Rising pop producer and YouTube star Shawn Wasabi is one to watch. Wasabi got his start on YouTube, where he would post mashups that have since amassed over 116 million views. His arcade-inspired producing style adds a fun twist on the music he makes. His most recent singles “LEMONS (ft. kennedi)” and “ANIMAL CROSSING” are stylistically different, but show Wasabi’s versatility and push for never making the same song twice. We had the opportunity to talk to Wasabi about how he got his start producing, writing and producing “LEMONS” with kennedi, and finding new ways to create music using what you have.
BTS: Can you tell us how you got started with making music?
SHAWN WASABI: I’ve been playing piano since I was a little toddler! When I was 4 years old, I had a toy Casio keyboard that I would learn songs by ear. I studied classical piano music growing up and played guitar in different bands throughout high school. I was making beats and mashups on my computer after graduating. I’ve been making pop music for the past few years.
BTS: How would you describe your music for someone who hasn’t heard it before?
SW: Depends on which era of “Shawn Wasabi”! Now it’s bright mid-tempo to halftime hypermelodic music for people with adhd. Major 7ths and 451/251/2536 progressions and really loud 808s and organic choppy Midi instruments and colorful samples. If pop, internet music culture, and post-DJ electronic music formed a Bermuda triangle, my stuff is probably somewhere in there.
BTS: Who are some of your influences, musically and non-musically?
SW: Too many!! I’m 90% inspired by family and friends and people and what’s around or in front of me. If you left a bass guitar and some Motown records in my studio, I’ll be making Motown inspired productions until you take it back. AJ Rafael and Jeremy Passion make me feel at home. Louie Zong inspired me to start learning jazz and see beautiful colors in music. Ryan Lewis taught me to approach music production as if I was directing a movie or a musical and each section and stanza was a scene. Skrillex got me into wanting to produce electronic music in the first place. Anamanaguchi got me into wanting to incorporate video game stylings. Jacob Collier got me into wanting to mess around with instruments again.
BTS: What’s your process like in the studio?
SW: I love sitting at a piano and playing whatever melodies come to mind. Now I sit in my house alone and make beats. I don’t have much of a process anymore besides zoning out in Ableton live.
BTS: Tell us about your new song “LEMONS”! What was the writing and recording process like?
SW: I love that song! It was the first song we made in our new studio at the top of 2020. I was having a great day and that was the music I was hearing in my head. Started laying down instruments as soon as I set up. Kennedi who’s like one of my best friends came into the studio that day and had an emotional breakdown in the session, and all the lyrics of the song are about that.
BTS: Who’s your dream collaboration?
SW: Shoot, I don’t know anymore! At this exact moment I would love to make a song with Skrillex, Max Martin, Anamanaguchi and Ariana Grande, all of us together at the same time. Or get all the music people who share my first name to all collaborate together (eg: me and Shawn Mendes, Sean Paul, Big Sean and Sean Kingston on one song)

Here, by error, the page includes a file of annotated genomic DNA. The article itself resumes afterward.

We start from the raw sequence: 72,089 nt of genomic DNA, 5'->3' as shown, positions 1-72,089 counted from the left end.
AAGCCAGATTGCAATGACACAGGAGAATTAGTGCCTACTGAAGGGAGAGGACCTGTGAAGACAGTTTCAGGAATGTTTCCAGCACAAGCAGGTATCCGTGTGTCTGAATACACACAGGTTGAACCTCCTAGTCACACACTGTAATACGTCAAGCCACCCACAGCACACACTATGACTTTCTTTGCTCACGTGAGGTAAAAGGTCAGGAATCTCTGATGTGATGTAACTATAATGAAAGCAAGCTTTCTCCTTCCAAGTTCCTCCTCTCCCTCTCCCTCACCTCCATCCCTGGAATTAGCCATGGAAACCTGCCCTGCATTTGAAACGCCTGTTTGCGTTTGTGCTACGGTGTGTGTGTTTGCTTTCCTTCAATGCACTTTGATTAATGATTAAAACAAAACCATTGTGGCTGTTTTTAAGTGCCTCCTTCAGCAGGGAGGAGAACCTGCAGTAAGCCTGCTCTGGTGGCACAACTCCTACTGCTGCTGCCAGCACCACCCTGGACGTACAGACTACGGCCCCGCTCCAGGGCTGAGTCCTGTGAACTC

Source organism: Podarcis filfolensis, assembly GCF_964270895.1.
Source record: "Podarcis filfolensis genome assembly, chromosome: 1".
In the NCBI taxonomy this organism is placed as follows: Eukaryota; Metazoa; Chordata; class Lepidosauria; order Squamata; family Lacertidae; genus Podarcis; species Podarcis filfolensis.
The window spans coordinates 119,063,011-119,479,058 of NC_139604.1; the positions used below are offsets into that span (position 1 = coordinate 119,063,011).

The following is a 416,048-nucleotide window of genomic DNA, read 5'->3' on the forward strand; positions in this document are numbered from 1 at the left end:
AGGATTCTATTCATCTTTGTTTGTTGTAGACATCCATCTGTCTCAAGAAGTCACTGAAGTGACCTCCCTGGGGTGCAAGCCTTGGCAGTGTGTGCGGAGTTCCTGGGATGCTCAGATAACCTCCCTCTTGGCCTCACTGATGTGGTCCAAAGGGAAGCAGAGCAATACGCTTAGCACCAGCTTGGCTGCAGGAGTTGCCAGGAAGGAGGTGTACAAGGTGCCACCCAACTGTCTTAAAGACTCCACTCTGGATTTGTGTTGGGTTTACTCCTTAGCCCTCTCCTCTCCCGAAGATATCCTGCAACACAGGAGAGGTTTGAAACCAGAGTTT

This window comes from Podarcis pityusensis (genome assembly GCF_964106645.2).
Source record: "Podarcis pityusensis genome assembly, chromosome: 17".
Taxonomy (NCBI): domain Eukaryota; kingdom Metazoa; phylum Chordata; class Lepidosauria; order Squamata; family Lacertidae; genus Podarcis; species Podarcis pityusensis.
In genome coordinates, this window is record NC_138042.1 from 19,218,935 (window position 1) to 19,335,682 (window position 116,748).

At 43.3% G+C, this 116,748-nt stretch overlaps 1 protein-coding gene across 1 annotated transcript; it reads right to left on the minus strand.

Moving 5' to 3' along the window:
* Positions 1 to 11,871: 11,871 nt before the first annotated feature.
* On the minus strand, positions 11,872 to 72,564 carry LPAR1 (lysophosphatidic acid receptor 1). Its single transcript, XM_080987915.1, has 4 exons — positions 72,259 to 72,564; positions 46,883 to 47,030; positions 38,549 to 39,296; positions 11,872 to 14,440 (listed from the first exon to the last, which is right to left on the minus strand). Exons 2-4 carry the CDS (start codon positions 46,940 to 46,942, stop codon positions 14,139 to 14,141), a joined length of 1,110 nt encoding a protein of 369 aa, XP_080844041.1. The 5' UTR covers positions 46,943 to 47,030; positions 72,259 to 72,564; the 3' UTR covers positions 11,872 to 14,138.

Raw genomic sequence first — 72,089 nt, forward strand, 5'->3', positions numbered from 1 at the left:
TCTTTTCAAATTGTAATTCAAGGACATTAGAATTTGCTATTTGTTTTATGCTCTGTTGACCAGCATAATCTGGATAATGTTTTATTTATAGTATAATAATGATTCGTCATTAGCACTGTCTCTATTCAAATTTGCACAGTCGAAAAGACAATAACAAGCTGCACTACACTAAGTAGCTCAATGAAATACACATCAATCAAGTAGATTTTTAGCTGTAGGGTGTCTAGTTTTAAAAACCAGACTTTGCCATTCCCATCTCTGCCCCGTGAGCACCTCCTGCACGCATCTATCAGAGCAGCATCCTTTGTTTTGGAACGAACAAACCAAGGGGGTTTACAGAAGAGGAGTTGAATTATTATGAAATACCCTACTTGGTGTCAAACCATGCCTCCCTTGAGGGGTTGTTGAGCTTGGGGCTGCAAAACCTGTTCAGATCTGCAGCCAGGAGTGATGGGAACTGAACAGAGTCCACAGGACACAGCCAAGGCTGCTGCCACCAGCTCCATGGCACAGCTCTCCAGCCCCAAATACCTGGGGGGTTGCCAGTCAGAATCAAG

BTS: Since you started making music, you’ve managed to gather a massive online following. Why is it important to you to cultivate such a close relationship with your fans?
SW: I’ve been super busy offline working on the album, but I love connecting with people around the world. Art and music are all about expression and communicating and making a connection. We need connection more than ever in the state of the world today. Everyone on Twitter is also in some sort of pain too, so it’s important that I reply “are you ok king/queen, my dms are open if you need to vent”.
BTS: You make a lot of your work on the Midi and even co-created the Midi Fighter 64 – is keeping up with technology and finding new ways to create music important to you as a creator? Why?
SW: Yes to finding new ways! But technology isn’t necessary!! All the best producers and creatives of all time made the best of what they could with their environment and tools. My creative process works the same whether I’m at a big fancy studio or making music at home in my bedroom.
BTS: Tell us about the #WashTheHate campaign you’ve been involved with amidst the COVID-19 outbreak. How did it come about?
SW: Some people from the IW Group reached out via email and asked if I could use my online social media platform to send a positive message. I did what I could! Took me like a month after reading the email to get out of bed and think of doing it. I went on IG live for a bit and showed everyone what I was doing to my sink that day.
BTS: What’s one fun fact about yourself for our readers?
SW: At the start of quarantine, I posted an IG story of me playing a kick snare drum beat on my Midi Fighter by doing pushups and hitting the buttons with my nose – as a joke of course. Luckily, it got me into the habit of doing pushups as a break in between working on songs in Ableton, and now I can do a pushup on one hand! Actually 2 pushups if I try hard enough and break form!
Follow Beyond The Stage to stay up-to-date on all of your favorite artists.